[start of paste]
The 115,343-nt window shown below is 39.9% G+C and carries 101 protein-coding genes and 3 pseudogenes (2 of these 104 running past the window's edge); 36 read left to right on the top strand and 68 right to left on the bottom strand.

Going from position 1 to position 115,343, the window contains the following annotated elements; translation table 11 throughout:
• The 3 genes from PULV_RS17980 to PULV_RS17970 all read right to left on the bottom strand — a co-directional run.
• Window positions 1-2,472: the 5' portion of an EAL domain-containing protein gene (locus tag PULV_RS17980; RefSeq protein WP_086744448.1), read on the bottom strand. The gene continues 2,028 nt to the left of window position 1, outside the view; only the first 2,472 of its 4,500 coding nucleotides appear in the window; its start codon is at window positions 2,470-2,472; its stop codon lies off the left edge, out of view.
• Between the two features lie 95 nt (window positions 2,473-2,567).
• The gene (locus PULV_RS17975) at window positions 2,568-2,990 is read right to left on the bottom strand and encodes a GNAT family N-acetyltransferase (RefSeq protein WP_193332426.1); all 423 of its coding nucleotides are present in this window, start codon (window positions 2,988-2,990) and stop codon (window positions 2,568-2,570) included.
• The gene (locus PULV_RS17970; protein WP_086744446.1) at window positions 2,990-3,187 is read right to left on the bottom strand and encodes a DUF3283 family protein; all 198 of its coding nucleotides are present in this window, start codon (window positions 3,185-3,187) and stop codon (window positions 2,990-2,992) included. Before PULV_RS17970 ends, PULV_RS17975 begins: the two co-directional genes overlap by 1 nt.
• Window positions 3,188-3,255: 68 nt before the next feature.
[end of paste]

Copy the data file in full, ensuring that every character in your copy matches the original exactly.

The 115,343-nt window shown below is 39.9% G+C and carries 101 protein-coding genes and 3 pseudogenes (2 of these 104 running past the window's edge); 36 read left to right on the top strand and 68 right to left on the bottom strand.

Going from position 1 to position 115,343, the window contains the following annotated elements; translation table 11 throughout:
• The 3 genes from PULV_RS17980 to PULV_RS17970 all read right to left on the bottom strand — a co-directional run.
• Window positions 1-2,472: the 5' portion of an EAL domain-containing protein gene (locus tag PULV_RS17980; RefSeq protein WP_086744448.1), read on the bottom strand. The gene continues 2,028 nt to the left of window position 1, outside the view; only the first 2,472 of its 4,500 coding nucleotides appear in the window; its start codon is at window positions 2,470-2,472; its stop codon lies off the left edge, out of view.
• Between the two features lie 95 nt (window positions 2,473-2,567).
• The gene (locus PULV_RS17975) at window positions 2,568-2,990 is read right to left on the bottom strand and encodes a GNAT family N-acetyltransferase (RefSeq protein WP_193332426.1); all 423 of its coding nucleotides are present in this window, start codon (window positions 2,988-2,990) and stop codon (window positions 2,568-2,570) included.
• The gene (locus PULV_RS17970; protein WP_086744446.1) at window positions 2,990-3,187 is read right to left on the bottom strand and encodes a DUF3283 family protein; all 198 of its coding nucleotides are present in this window, start codon (window positions 3,185-3,187) and stop codon (window positions 2,990-2,992) included. Before PULV_RS17970 ends, PULV_RS17975 begins: the two co-directional genes overlap by 1 nt.
• Window positions 3,188-3,255: 68 nt before the next feature.